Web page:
The flip side of the coin was our visit to a business that is making the best of a tricky situation. I was driving to a notary job in Greenfield and I noticed an attractive location where a restaurant had set up their outdoor dining space in former parking areas to the business. The flowers and fairy lights made for a very welcoming environment. El Rinconcito on El Camino Real had indeed taken the lemons from life and made lemonade. I could see that even from a distance and I pledged to take my husband there on a lunch date. We were not disappointed. The wait staff was friendly and welcoming, the outdoor dining set nicely back from the road and the wind, and the menu delightful. My shrimp burrito ranked up there with the best of them and we pledged to return.

“Yay, we’ve found our spot!” my husband noted, imagining how nice it would be in the early evening with the pleasant lighting and ambiance. I’m sure they will do extremely well during this pandemic and beyond. They deserve to. They have accepted the rules of the new normal and turned it into an opportunity. That is what we must do! We are lucky if we have the opportunity presented to us to take another path, explore a different avenue, make the best out of a tricky situation.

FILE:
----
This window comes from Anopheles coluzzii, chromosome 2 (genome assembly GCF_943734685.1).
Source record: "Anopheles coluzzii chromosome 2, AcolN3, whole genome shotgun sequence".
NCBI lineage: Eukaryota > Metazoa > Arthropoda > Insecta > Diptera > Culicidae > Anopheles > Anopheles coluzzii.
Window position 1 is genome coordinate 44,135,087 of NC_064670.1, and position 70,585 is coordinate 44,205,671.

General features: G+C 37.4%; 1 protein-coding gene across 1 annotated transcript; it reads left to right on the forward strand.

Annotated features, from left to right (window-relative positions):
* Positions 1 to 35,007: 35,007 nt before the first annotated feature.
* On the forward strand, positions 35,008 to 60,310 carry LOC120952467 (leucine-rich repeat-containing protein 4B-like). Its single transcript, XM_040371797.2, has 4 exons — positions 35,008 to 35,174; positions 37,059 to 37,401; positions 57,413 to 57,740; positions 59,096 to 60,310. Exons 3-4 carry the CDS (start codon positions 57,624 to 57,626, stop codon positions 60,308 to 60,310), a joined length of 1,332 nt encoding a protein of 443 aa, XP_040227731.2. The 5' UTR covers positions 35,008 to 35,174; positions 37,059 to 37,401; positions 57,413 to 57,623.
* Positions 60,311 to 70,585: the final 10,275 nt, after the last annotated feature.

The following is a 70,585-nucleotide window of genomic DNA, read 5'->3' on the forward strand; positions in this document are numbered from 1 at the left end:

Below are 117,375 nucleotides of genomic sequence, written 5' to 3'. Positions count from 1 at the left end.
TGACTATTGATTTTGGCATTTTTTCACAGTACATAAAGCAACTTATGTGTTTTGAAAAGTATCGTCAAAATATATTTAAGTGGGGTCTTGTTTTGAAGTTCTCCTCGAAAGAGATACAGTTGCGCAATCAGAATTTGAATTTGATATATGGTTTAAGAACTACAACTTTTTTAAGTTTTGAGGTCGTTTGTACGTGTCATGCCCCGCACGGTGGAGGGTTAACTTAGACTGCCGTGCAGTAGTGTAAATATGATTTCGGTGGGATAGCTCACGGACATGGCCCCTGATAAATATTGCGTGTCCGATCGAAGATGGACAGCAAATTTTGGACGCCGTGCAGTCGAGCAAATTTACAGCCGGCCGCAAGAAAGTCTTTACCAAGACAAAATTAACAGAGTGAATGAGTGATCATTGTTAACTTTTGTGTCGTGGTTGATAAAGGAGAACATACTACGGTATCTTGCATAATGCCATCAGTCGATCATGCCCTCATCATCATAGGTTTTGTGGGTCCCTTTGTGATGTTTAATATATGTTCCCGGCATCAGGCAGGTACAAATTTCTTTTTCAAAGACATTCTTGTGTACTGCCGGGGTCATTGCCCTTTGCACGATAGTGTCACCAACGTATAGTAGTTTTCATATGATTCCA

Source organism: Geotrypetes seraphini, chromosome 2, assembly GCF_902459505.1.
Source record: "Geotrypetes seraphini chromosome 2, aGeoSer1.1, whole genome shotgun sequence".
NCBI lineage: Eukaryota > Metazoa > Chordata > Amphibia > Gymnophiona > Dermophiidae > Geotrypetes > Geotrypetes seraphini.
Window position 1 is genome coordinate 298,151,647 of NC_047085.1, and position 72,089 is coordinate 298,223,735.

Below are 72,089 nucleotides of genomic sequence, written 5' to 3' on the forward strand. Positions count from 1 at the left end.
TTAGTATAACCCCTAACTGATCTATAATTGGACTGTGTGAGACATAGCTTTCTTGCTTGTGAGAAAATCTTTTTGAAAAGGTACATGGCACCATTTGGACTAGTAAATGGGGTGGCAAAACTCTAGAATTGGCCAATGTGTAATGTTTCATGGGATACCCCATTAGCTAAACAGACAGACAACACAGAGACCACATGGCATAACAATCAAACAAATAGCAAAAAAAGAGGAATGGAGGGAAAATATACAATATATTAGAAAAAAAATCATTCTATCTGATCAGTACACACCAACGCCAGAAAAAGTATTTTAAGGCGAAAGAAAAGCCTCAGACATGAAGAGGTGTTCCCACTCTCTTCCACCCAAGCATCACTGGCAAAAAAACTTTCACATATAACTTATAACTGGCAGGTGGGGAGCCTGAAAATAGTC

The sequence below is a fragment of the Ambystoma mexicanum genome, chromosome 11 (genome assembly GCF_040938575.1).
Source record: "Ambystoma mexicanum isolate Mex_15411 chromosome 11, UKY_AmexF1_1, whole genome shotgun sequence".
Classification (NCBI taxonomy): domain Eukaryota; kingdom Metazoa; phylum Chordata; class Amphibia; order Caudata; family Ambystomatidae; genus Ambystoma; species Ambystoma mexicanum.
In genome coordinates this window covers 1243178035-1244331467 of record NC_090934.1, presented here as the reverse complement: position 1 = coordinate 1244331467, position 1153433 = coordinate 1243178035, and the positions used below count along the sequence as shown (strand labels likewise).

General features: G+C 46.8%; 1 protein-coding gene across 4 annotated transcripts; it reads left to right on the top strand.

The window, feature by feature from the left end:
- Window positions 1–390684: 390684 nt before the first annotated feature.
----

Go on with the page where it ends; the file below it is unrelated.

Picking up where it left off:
For the guy in the FedEx, shame on you. Be grateful, be happy, covet the business income and security you are currently enjoying. To all those folk stressing on how they are going to make their mortgage or pay their child support, hold tight to the thought that there are many others out there like yourself and, surely, the powers that be will not want the entire economy to crumble to its knees. They will have to defer your mortgage payments to the end of the life of the mortgage, or something sensible like that.

For my part, I shall always consider myself lucky that I was able to keep working through the pandemic and maintain some semblance of normality during these difficult days. If you are also an essential worker, consider your lot and be happy. Try to be cheerful to others and make them feel welcome and important when they enter your business. As one of the lucky ones, you have a responsibility to cheer lead the rest through this pandemic and out the other side.